The internet protest group Anonymous launched a cyber-attack to protest the Australian government's proposed "clean-feed" internet filter on February 10. A number of government websites temporarily became host to pornographic images.
The government was unable to prevent access to the websites for the Parliament and the Department of Broadband, Communication and Digital Economy.
In a statement Anonymous said they took the action because "no government should have the right to refuse its citizens access to information solely because they perceive it to be 'unwanted'". One of the aspects of the proposed internet filter is to ban pornography containing small-breasted women and female ejaculation.
Unfortunately, Anonymous's demand that the government not "mess with our porn" suggests they are blind to the sexism that underpins the porn industry — it turns women into objects of male pleasure that must live up to a mass-marketed beauty ideal to be considered attractive.
But the Rudd government's internet censorship agenda is hardly designed to counter sexism either. And no filter software can be trusted to distinguish between pornography and health advice.
The Anomymous cyber-protest coincided with news that Google Australia would not comply with the Australian government's attempts to censor Youtube videos that fit within the "refused classification" (RC) category.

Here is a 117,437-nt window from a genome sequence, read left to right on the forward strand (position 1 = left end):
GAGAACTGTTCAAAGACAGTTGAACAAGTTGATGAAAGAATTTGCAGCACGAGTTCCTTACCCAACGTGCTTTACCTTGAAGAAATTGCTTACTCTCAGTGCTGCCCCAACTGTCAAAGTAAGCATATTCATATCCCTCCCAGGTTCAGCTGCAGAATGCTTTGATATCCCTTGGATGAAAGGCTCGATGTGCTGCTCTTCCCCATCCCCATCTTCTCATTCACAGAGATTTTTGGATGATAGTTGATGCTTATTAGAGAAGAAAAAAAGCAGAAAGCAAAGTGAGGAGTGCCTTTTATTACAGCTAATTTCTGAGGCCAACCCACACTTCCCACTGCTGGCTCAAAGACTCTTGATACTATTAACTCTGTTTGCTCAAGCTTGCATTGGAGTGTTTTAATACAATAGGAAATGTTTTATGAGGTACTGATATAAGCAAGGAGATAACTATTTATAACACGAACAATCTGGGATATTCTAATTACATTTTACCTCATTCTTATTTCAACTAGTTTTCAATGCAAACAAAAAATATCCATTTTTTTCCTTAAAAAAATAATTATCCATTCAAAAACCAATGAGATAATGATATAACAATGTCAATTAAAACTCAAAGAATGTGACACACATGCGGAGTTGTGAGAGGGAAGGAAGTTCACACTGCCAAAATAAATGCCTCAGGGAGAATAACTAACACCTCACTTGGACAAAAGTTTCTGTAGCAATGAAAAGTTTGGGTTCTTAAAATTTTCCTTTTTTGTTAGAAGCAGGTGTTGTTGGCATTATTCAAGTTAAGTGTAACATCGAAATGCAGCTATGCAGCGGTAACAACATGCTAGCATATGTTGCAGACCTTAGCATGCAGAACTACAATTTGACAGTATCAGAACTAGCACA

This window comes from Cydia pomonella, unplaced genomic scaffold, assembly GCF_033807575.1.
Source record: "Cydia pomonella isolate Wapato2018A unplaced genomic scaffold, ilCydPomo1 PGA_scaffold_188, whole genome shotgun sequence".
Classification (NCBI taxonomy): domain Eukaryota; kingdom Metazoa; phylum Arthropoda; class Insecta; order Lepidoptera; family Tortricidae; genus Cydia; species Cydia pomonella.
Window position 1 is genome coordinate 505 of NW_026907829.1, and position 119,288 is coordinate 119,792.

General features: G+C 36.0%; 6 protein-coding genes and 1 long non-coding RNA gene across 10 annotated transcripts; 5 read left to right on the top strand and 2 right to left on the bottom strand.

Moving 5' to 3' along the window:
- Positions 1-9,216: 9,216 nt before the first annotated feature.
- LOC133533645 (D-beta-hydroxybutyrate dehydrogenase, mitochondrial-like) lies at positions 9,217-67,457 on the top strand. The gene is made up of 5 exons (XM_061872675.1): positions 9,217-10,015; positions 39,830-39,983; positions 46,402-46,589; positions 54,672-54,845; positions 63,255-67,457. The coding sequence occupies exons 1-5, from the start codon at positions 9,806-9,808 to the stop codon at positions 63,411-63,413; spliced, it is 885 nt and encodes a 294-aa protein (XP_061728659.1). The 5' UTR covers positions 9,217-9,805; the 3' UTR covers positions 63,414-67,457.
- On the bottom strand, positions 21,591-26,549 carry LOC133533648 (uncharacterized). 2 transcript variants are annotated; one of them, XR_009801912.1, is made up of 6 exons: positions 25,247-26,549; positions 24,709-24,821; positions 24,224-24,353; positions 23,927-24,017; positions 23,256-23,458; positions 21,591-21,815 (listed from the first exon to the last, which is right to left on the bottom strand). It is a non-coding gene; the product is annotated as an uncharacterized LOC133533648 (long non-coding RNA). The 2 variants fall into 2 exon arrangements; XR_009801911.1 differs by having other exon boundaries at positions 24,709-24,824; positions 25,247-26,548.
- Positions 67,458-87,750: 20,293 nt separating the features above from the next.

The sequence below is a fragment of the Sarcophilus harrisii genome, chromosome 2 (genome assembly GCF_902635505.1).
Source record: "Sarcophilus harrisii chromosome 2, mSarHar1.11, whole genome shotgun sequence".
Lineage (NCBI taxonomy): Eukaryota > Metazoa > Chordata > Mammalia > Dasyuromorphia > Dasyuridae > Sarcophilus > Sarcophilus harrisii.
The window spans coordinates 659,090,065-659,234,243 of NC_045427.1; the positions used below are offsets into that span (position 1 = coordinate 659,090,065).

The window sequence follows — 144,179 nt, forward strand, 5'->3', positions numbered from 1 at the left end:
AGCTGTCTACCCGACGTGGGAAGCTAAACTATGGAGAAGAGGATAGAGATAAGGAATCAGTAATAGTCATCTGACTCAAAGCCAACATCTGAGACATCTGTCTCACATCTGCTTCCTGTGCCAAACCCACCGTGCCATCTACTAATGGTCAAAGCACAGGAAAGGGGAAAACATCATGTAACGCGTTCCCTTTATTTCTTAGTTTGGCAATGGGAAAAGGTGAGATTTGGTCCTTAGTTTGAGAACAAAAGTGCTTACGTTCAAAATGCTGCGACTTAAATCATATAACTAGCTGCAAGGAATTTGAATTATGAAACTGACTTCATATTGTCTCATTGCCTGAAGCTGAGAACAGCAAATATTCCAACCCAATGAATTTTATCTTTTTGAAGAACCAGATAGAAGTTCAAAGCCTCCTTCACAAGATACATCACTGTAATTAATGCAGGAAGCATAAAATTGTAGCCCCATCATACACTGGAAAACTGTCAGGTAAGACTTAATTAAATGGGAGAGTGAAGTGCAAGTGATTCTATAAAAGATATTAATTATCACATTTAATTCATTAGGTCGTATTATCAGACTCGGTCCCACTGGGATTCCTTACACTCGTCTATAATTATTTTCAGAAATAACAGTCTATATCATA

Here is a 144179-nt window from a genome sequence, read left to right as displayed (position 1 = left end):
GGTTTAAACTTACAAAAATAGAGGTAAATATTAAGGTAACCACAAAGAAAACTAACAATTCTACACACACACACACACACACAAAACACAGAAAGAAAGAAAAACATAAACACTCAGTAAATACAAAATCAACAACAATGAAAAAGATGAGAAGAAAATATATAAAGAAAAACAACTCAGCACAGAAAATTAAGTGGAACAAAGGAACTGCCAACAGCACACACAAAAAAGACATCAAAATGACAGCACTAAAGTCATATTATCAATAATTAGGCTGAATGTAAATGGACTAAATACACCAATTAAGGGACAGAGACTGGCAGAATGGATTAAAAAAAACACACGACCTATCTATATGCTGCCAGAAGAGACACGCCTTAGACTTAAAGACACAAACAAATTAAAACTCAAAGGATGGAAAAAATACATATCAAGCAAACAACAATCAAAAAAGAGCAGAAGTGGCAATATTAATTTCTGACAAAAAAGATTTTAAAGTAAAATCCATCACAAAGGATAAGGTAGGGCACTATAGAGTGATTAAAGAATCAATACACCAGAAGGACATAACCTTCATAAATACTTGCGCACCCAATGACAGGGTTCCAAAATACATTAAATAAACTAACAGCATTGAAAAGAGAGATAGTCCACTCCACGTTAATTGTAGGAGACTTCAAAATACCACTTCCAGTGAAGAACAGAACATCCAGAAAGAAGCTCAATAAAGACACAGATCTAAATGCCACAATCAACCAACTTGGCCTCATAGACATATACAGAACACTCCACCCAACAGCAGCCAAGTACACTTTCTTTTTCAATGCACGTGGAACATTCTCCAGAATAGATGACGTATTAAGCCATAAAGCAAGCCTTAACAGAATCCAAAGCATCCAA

The Rudd government's internet filter would also block internet users from viewing videos depicting or discussing graffiti, drug use and euthanasia.
Google Australia's Iarla Flynn told the February 11 Sydney Morning Herald that "exposing these topics to public debate is vital for democracy".
The government's attempt to control what adults can view on the internet puts freedom of expression in a precarious position.
The filter would set a precedent that the government can determine what is and isn't "wanted" on the internet. It could easily become a tool for the government to clamp down on political dissent.
Nor can the capitalist state be trusted to make decisions about censorship of racism, sexism or homophobia for us. It is one the worst perpetrators of discrimination. Censorship can allow political parties who enact discriminatory policies to pretend they are doing something about the problem.
The most effective way to counter sexist, racist and exploitative material is not to ban them, but to build mass campaigns that seek to transform the system that breeds discrimination and exploitation at every turn.
The Rudd government's plan to censor the internet is not only unjust, but by restricting freedom of expression it would make it harder to build political movements for social change.